A Practical Guide to Software License Agreements: Source Code Escrow Agreements

Software license agreements often include a source code escrow agreement that allows the customer to access and use the source code of the licensed software if specific events occur. If a Customer needs the self-help solution that Source Code can provide, then Customer must request and properly administer an appropriate Source Code Escrow Agreement.

Object code and source code

A computer program is usually written in a programming language (eg, C++ or Java) that can be read, understood and modified by experienced programmers. The resulting version of the computer program is called “source code” and is converted (“compiled”) into a machine language format, called “object code” or “machine code”, which can be installed and executed on a computer. Object code is not easily read or understood by programmers and is difficult to modify. Therefore, in most cases, programmers must have access to a computer program’s source code and related material (for example, explanatory notes and instructions) in order to modify (for example, to fix a bug or error) or improve (for example, to add new features) the program.

Source code breakdown

Software publishers generally provide customers with copies of licensed software only in object code form. There are many reasons for this approach, including: (1) source code is valuable intellectual property, and unauthorized use or disclosure of source code may result in material loss or irreparable harm to the vendor; and (2) customers who do not have access to source code are more likely to purchase software maintenance and other services from the vendor. This arrangement can be advantageous for customers using off-the-shelf software, as the software vendor is usually able to maintain the software in a cost-effective manner for the benefit of all customers.

However, in certain situations (for example, if the licensed software is expensive to acquire and implement, custom-developed for the customer, not easily or quickly replaced, or essential to the customer’s day-to-day business operations), a customer may not wanting to rely entirely on the software vendor. to provide required software maintenance services. Instead, the customer may require an additional self-help remedy—a right to access and use the source code to maintain the licensed software if the vendor is unwilling or unable to do so—provided through a source code escrow agreement.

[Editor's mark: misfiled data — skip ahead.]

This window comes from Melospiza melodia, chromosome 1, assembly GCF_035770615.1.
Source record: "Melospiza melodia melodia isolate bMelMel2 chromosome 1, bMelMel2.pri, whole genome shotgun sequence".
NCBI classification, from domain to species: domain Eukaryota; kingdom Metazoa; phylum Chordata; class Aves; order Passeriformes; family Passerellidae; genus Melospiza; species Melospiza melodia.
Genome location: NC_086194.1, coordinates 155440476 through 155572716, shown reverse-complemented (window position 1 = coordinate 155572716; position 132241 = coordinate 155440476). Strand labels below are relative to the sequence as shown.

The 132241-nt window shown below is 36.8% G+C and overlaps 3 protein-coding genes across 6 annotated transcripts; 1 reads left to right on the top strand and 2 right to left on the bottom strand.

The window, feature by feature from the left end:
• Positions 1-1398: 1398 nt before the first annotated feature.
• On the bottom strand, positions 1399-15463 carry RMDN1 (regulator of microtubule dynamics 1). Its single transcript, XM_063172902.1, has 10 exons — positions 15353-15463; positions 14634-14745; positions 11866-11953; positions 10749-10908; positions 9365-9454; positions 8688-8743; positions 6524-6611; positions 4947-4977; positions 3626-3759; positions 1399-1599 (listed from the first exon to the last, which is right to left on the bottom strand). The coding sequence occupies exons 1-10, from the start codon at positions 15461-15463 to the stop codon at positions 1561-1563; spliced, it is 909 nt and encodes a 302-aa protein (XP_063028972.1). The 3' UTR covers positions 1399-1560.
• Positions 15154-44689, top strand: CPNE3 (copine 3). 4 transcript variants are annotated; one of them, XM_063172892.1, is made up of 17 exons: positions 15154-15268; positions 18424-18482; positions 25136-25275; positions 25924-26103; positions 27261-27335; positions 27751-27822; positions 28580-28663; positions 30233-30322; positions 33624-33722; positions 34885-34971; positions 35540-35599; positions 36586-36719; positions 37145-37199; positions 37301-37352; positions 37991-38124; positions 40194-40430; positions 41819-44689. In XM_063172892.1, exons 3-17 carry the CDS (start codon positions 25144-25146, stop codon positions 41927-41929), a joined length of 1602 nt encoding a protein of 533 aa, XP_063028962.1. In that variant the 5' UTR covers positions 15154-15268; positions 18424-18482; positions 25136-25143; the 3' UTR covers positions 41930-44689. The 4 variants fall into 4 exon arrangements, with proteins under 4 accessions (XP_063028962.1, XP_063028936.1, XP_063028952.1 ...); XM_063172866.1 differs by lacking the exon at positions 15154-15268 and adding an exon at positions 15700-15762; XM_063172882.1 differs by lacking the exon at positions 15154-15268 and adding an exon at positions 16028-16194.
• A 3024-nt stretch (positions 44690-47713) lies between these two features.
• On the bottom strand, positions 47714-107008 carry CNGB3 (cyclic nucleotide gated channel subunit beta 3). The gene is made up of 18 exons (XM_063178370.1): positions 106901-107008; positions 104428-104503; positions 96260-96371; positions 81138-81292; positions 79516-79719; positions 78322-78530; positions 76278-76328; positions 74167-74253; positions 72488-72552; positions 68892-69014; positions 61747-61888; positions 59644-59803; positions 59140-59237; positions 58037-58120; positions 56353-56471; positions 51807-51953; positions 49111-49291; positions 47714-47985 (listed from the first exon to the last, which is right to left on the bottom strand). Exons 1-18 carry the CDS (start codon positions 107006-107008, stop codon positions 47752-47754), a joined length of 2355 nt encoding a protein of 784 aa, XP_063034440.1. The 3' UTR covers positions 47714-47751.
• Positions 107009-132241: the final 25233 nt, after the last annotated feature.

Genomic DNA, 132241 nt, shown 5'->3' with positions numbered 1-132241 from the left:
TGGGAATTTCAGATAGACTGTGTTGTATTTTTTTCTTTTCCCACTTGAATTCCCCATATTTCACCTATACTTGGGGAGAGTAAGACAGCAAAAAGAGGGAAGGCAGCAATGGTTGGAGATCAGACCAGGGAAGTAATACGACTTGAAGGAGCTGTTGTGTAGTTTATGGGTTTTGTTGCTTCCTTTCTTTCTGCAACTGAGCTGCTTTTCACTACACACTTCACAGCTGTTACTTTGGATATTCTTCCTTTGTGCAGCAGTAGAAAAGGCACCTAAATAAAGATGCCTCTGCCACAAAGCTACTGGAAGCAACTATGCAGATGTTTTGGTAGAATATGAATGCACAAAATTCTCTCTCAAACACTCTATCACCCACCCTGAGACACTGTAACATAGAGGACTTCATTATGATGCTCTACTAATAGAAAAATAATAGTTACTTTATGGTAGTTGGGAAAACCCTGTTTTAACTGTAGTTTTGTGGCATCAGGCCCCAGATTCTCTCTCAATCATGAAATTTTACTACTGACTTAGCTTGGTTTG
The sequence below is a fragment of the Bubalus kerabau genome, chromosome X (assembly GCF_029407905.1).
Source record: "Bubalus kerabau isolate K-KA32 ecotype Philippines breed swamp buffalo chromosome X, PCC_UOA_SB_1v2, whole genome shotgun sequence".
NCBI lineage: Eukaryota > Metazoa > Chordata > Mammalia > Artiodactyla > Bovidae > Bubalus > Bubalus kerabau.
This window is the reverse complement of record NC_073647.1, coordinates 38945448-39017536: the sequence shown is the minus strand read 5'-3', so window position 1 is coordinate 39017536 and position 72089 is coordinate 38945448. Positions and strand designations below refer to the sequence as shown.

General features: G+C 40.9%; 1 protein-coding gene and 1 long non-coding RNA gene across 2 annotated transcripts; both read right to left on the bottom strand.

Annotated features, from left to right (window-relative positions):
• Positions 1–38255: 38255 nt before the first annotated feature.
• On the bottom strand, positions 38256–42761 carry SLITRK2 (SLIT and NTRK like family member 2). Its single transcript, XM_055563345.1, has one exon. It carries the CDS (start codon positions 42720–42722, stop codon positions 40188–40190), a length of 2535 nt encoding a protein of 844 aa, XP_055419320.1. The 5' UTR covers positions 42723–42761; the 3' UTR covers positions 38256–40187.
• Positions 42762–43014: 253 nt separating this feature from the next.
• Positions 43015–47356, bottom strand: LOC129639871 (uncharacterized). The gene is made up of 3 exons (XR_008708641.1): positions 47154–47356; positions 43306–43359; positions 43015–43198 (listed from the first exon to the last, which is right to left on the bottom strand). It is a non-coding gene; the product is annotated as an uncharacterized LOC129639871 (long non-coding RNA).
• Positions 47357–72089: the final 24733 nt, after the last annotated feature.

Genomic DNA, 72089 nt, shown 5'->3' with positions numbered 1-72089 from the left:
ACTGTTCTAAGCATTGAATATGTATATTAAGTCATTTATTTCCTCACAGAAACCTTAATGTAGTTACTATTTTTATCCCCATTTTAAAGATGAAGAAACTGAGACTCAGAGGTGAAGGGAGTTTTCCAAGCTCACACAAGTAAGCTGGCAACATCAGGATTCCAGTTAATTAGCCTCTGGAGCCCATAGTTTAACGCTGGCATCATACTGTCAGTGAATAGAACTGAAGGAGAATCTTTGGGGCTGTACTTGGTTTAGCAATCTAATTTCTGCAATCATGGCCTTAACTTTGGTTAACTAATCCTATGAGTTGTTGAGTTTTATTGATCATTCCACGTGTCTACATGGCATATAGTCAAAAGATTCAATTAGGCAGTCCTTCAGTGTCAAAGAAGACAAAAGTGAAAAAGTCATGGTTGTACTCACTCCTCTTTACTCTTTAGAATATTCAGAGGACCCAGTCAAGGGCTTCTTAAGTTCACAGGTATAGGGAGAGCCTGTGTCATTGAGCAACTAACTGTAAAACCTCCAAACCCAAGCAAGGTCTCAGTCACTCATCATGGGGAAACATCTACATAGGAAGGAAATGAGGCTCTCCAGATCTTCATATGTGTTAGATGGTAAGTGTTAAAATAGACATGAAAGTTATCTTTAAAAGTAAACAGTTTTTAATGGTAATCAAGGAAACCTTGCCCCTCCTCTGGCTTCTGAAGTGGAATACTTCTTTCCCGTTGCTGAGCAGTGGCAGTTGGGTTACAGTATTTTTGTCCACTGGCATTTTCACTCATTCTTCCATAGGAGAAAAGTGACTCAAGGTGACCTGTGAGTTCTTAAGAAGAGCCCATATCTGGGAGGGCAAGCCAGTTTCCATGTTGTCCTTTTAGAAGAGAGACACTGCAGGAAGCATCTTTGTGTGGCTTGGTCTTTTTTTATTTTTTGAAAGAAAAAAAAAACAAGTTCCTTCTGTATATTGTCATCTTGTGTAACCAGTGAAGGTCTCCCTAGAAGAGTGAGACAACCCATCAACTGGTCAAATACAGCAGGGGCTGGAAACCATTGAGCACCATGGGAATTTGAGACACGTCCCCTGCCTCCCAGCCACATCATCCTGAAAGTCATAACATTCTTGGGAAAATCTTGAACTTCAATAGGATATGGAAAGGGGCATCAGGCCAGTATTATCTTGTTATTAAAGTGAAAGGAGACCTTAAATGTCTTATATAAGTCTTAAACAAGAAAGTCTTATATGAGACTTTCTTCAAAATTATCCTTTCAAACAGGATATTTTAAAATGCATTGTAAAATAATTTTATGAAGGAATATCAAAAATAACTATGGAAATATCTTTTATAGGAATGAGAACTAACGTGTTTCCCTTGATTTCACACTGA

Source code repository

Source code escrow refers to a three-way agreement – ​​between a software vendor, one or more customers, and a trusted third party (an “escrow agent”) – that allows the customer access to source code and related items of Licensed Software if a specified event (referred to as a “Release Event”) occurs. The most common release events are the bankruptcy of the software vendor and the breach by the software vendor of its contractual obligation to provide software maintenance services. If a Release Event occurs, Customer has the right to access and use the source code and associated materials to maintain the Licensed Software for Customer’s use, but not for any other purpose.

The fundamental elements of a source code escrow agreement include: (1) an obligation for the software vendor to periodically deposit with the escrow agent updated versions of the source code and related materials; (2) a procedure for Customer to periodically verify Seller’s compliance with Deposit Obligations and the quality of Deposited Source Code and Related Materials; (3) appropriate, clearly defined and verifiable releases; (4) a license to Customer to use the Source Code and Related Materials if released from Escrow; and (5) a procedure for expedited dispute resolution (eg, a dispute as to whether a release event has occurred).


When a customer negotiates a software license agreement, the customer should determine whether they need a source code escrow agreement. The need for a Source Code Escrow Agreement and the value it will provide to Customer will depend on a variety of circumstances, including: (1) the importance of the Licensed Software to Customer and the likely cost and time required to replace the software; (2) the likelihood that the software vendor will not provide promised software maintenance services; (3) the quality and completeness of the deposited source code and related materials; (4) the likelihood of litigation as to whether a Release Event has occurred and Customer’s ability to resolve the litigation in a timely manner; and (5) Customer’s technical and financial ability to use the Source Code Elements to maintain the Licensed Software.

In many situations, it may be better for a customer to replace licensed software than to attempt to use the source code to maintain the software if the software vendor does not. Nonetheless, a source code escrow agreement could benefit the customer by creating an incentive for the software vendor to perform the vendor’s software maintenance obligations.

If a customer needs the self-help solution that source code can provide, then they should request a source code escrow agreement and properly administer the agreement by periodically verifying that the software vendor has escrow the code. appropriate source and associated materials for the licensed software.